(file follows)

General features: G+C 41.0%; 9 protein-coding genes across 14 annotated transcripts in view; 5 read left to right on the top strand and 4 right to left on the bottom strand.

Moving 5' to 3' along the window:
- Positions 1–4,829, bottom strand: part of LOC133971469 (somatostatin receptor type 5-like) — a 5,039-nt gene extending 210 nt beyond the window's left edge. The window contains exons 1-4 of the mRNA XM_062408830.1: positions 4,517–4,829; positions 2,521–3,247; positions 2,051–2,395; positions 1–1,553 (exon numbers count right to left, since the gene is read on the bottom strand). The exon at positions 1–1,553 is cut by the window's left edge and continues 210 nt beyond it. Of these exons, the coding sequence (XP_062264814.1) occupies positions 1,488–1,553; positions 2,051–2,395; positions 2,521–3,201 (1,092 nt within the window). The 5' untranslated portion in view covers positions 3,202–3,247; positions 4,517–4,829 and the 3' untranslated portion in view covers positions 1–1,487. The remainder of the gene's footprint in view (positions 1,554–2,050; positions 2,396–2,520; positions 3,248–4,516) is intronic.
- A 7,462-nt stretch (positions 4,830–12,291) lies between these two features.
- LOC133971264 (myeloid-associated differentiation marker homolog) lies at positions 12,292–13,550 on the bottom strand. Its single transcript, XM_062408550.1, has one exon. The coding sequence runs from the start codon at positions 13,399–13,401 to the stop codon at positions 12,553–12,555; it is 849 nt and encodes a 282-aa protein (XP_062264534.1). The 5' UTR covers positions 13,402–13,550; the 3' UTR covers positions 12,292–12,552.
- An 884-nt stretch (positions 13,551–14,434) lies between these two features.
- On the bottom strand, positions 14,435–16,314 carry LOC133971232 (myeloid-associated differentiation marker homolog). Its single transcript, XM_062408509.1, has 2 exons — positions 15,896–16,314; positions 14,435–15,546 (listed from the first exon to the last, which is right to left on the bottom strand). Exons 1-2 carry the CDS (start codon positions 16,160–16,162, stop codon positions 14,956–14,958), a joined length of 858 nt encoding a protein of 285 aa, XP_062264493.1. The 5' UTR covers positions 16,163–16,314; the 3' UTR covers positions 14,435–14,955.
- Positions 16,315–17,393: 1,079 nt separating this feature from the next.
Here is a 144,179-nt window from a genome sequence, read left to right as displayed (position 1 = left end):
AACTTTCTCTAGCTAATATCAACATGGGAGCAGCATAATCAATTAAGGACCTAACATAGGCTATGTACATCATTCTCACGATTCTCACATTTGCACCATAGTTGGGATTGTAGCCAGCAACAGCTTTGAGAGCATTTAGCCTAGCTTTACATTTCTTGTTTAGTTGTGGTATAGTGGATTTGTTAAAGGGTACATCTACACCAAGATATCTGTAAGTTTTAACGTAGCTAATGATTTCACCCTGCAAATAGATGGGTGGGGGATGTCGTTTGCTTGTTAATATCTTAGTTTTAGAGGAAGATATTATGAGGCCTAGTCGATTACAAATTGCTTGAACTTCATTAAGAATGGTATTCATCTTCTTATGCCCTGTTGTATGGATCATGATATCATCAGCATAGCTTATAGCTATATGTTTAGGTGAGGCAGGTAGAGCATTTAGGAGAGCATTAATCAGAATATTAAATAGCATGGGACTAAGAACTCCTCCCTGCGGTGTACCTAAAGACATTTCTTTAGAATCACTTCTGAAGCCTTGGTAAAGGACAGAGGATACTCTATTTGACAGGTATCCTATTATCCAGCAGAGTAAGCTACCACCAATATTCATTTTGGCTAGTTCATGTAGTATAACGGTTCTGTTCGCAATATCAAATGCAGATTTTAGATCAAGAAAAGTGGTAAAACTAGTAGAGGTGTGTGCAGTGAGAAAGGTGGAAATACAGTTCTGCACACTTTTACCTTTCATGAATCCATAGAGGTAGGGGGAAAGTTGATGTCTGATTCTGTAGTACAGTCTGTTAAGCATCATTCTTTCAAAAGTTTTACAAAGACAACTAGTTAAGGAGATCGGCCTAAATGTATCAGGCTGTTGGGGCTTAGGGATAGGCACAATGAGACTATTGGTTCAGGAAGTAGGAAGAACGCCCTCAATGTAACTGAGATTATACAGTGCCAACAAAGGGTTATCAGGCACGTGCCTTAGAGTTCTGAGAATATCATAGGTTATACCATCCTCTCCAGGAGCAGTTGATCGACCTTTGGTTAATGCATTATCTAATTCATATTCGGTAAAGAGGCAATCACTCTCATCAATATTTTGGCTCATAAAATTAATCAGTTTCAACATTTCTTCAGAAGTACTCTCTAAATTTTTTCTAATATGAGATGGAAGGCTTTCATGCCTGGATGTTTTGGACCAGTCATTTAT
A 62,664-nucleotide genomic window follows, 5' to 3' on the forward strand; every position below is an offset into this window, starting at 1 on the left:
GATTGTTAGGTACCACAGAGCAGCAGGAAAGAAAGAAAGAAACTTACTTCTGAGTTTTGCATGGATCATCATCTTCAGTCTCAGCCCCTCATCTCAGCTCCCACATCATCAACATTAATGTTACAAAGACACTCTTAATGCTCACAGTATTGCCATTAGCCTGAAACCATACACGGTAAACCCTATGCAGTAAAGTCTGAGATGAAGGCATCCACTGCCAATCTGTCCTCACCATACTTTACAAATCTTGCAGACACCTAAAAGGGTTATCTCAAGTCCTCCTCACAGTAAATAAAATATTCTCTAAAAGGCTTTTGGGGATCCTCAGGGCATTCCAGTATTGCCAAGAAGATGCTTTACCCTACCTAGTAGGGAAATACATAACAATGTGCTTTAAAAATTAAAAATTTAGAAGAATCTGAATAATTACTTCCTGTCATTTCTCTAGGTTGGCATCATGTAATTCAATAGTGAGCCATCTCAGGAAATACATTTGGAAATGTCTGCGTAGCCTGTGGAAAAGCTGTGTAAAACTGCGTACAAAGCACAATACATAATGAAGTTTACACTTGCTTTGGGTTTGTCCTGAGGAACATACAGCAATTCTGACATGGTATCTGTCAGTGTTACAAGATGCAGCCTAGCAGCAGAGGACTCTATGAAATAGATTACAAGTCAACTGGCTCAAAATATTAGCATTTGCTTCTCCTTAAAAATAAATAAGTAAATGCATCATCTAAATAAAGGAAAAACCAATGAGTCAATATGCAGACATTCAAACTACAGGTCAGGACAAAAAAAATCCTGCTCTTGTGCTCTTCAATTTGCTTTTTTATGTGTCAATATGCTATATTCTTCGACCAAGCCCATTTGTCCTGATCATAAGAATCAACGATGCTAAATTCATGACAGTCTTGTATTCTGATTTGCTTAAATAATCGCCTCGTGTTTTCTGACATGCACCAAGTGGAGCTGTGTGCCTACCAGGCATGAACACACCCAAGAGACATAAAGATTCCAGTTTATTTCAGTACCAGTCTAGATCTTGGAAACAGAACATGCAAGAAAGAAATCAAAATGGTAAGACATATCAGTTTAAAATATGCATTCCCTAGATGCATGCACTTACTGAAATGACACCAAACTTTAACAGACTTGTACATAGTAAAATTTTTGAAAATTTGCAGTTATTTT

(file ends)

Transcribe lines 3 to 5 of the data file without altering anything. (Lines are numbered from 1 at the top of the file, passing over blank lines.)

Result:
- Positions 1–4,829, bottom strand: part of LOC133971469 (somatostatin receptor type 5-like) — a 5,039-nt gene extending 210 nt beyond the window's left edge. The window contains exons 1-4 of the mRNA XM_062408830.1: positions 4,517–4,829; positions 2,521–3,247; positions 2,051–2,395; positions 1–1,553 (exon numbers count right to left, since the gene is read on the bottom strand). The exon at positions 1–1,553 is cut by the window's left edge and continues 210 nt beyond it. Of these exons, the coding sequence (XP_062264814.1) occupies positions 1,488–1,553; positions 2,051–2,395; positions 2,521–3,201 (1,092 nt within the window). The 5' untranslated portion in view covers positions 3,202–3,247; positions 4,517–4,829 and the 3' untranslated portion in view covers positions 1–1,487. The remainder of the gene's footprint in view (positions 1,554–2,050; positions 2,396–2,520; positions 3,248–4,516) is intronic.
- A 7,462-nt stretch (positions 4,830–12,291) lies between these two features.
- LOC133971264 (myeloid-associated differentiation marker homolog) lies at positions 12,292–13,550 on the bottom strand. Its single transcript, XM_062408550.1, has one exon. The coding sequence runs from the start codon at positions 13,399–13,401 to the stop codon at positions 12,553–12,555; it is 849 nt and encodes a 282-aa protein (XP_062264534.1). The 5' UTR covers positions 13,402–13,550; the 3' UTR covers positions 12,292–12,552.